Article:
TIME movies

Matthew McConaughey, Christopher Nolan Make a Surprise Appearance at Comic-Con

Paramount Studios Presentation - Comic-Con International 2014
Actor Matthew McConaughey attends the Paramount Studios presentation during Comic-Con International 2014 at the San Diego Convention Center on July 24, 2014 in San Diego, Calif. Kevin Winter—Getty Images

They debuted a new trailer for Interstellar

Actor Matthew McConaughey and director Christopher Nolan debuted a new trailer for their film Interstellar during a surprise visit to Comic-Con on Thursday. It was the first time either of the two has ever appeared at the San Diego convention.

“Thought it would be a fun thing to come down and see what all the fuss is about,” Nolan said to the audience in Hall H, according to Variety.

So far, audiences have seen only cryptic trailers for Interstellar. Nolan explained that the movie will focus on space travel. “To be an astronaut was the highest ambition,” he said. “The idea to keep exploring space farther and farther… it (fell) off greatly. We are in a period of incredible technological change, (but it’s about) what’s in your pocket, your living room. I like the idea that we are on the cusp of a brand new era and we are traveling outwards more.”

McConaughey expanded upon Nolan’s hints in more concrete detail: “Cooper is a pilot, an engineer and a widowed pilot of two children where civilization is just sustaining,” the Oscar-winner explained. “There’s food, clean water, but they don’t need any explorers, no new bright ideas. Then something happens and the dream of being a pilot agains knocks on his door.” The actor said that the movie pits his character’s loyalty to the human race against his love for his family.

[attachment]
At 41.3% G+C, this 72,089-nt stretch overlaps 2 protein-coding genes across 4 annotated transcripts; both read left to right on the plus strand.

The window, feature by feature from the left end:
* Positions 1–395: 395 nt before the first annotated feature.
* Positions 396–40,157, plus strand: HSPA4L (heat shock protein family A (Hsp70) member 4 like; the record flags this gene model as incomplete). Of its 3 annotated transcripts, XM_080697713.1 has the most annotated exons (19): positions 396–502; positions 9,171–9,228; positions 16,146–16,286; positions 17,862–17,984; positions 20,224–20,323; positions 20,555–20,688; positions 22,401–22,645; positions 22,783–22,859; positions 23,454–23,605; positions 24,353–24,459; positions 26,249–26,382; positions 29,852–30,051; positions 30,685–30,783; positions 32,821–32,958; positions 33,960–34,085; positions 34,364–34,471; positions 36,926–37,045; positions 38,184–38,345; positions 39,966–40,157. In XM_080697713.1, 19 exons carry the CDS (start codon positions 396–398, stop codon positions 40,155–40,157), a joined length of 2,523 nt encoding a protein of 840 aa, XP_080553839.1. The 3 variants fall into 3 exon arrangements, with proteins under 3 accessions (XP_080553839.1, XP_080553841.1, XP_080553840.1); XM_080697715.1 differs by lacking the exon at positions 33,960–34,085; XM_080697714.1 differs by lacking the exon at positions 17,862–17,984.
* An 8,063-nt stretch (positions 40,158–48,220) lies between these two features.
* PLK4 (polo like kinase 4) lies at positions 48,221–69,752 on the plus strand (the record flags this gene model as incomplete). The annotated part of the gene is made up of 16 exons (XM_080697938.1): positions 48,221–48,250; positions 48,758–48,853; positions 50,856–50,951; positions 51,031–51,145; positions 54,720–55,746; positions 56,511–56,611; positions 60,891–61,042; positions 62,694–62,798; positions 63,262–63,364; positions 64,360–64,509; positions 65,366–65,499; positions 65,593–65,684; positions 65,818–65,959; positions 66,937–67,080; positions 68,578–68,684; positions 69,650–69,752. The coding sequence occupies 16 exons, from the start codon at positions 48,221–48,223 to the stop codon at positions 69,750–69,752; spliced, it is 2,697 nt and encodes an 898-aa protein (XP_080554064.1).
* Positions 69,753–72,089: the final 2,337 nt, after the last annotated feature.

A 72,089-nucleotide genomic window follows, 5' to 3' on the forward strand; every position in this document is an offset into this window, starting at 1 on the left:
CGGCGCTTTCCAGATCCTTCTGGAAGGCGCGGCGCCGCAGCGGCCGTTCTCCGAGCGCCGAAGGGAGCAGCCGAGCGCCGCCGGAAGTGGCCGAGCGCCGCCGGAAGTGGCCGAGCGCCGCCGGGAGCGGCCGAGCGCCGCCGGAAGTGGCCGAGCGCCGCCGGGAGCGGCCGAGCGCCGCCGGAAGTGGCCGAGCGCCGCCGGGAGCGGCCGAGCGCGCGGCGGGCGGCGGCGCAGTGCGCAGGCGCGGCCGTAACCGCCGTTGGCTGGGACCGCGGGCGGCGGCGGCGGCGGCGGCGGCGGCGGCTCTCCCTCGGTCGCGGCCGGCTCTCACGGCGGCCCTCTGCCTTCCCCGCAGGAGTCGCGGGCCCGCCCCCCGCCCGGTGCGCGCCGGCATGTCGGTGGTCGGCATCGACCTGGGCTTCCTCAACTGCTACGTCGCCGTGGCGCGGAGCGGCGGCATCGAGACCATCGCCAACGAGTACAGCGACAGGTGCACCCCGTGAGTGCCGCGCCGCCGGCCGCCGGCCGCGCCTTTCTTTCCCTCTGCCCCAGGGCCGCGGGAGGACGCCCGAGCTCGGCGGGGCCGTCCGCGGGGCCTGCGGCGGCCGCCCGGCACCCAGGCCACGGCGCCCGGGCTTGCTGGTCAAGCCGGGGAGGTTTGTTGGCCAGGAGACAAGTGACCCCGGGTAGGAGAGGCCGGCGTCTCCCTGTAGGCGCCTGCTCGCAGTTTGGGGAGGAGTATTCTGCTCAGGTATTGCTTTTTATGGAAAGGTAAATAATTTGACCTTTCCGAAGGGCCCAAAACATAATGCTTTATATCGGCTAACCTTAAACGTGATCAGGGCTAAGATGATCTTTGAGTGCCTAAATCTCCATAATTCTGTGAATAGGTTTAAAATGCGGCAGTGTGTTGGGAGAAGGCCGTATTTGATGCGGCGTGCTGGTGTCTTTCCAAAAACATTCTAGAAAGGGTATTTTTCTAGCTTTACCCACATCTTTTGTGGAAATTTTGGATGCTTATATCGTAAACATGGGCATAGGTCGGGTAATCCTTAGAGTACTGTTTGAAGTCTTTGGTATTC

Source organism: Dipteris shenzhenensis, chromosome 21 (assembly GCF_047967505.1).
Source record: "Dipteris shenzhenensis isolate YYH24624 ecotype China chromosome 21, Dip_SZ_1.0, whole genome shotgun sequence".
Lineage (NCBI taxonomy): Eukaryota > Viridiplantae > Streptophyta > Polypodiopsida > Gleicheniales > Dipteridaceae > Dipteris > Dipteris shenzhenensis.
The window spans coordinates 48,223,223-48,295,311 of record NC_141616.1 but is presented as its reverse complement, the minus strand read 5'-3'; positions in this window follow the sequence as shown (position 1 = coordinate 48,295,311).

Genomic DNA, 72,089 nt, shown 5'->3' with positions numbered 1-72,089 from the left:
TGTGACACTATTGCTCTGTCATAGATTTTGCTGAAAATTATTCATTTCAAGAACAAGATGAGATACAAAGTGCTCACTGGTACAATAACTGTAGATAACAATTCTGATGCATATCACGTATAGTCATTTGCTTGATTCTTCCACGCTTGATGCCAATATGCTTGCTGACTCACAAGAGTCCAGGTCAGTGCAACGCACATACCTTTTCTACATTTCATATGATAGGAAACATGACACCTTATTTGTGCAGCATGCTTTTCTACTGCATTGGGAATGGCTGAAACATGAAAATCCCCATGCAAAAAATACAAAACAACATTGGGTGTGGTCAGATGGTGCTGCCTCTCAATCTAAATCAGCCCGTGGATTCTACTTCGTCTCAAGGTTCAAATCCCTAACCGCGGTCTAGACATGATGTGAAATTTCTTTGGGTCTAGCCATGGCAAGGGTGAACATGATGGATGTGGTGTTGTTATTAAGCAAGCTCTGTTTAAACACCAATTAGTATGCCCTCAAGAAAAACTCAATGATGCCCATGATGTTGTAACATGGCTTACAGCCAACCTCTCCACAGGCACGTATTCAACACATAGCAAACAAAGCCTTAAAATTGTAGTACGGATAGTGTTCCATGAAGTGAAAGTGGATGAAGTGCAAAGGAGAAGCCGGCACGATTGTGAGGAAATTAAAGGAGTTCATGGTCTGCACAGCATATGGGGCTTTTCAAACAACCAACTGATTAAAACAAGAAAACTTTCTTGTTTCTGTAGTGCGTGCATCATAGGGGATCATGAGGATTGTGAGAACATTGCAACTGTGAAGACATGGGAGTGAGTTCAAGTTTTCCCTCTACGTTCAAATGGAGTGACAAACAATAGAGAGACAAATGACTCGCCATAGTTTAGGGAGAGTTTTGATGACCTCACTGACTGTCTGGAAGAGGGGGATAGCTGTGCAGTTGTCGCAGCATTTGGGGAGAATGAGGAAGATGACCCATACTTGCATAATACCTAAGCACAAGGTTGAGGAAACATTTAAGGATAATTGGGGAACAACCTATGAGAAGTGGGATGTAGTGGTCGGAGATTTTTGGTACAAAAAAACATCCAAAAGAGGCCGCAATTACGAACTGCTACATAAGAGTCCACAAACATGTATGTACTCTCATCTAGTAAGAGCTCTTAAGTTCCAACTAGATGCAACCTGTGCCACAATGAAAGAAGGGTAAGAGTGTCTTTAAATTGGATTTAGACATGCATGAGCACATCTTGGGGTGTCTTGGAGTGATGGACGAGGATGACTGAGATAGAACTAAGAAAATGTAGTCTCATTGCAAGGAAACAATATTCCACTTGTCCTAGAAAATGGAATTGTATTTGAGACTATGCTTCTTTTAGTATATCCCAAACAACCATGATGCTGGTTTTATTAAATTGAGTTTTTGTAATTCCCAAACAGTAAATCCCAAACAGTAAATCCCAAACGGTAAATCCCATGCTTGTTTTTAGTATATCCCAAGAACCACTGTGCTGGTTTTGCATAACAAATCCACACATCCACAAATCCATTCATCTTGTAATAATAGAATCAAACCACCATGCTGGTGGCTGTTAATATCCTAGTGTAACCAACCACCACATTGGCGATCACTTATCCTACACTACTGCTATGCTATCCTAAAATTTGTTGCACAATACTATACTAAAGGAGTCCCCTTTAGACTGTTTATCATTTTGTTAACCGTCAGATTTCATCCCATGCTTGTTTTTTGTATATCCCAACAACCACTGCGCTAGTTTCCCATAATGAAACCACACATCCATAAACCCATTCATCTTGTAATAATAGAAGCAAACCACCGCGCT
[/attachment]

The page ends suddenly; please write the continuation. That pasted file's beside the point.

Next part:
Though Nolan has a history of taking on ambitious projects, like the Dark Knight trilogy and Inception, the True Detective actor said, “By far, this is the most ambitious film that Christopher Nolan has ever directed.”

The movie is set to premiere on Nov. 7 and will also star Anne Hathaway, Jessica Chastain, Michael Caine and Casey Affleck.

[Variety]

MONEY deals

Movie Ticket Prices are Going Up. Here’s How to See the Latest Blockbuster for Less

140724_EM_MovieTickets
PhotoAlto—Alamy

Planning to catch a summer blockbuster this weekend? Use these 6 tips to save big at the movie theater.

The average movie ticket climbed to $8.33 in the second quarter of 2014, up from $7.96 earlier this year, according to the National Association of Theater Owners. Why the price creep? Industry watchers blame big summer blockbusters like Captain America: The Winter Soldier, which sold tons of tickets to expensive 3D and IMAX screenings.

Of course, in many parts of the country, an $8.33 movie sounds like a bargain. Take New York City, where it’s not unusual to pay $15 a pop for a regular flick, or $19 for 3D. But don’t let those nosebleed prices force you to settle for summer’s reality TV swill or drive you to—gasp!—go outside. Here’s how to get your movie fix for less.

Join a Club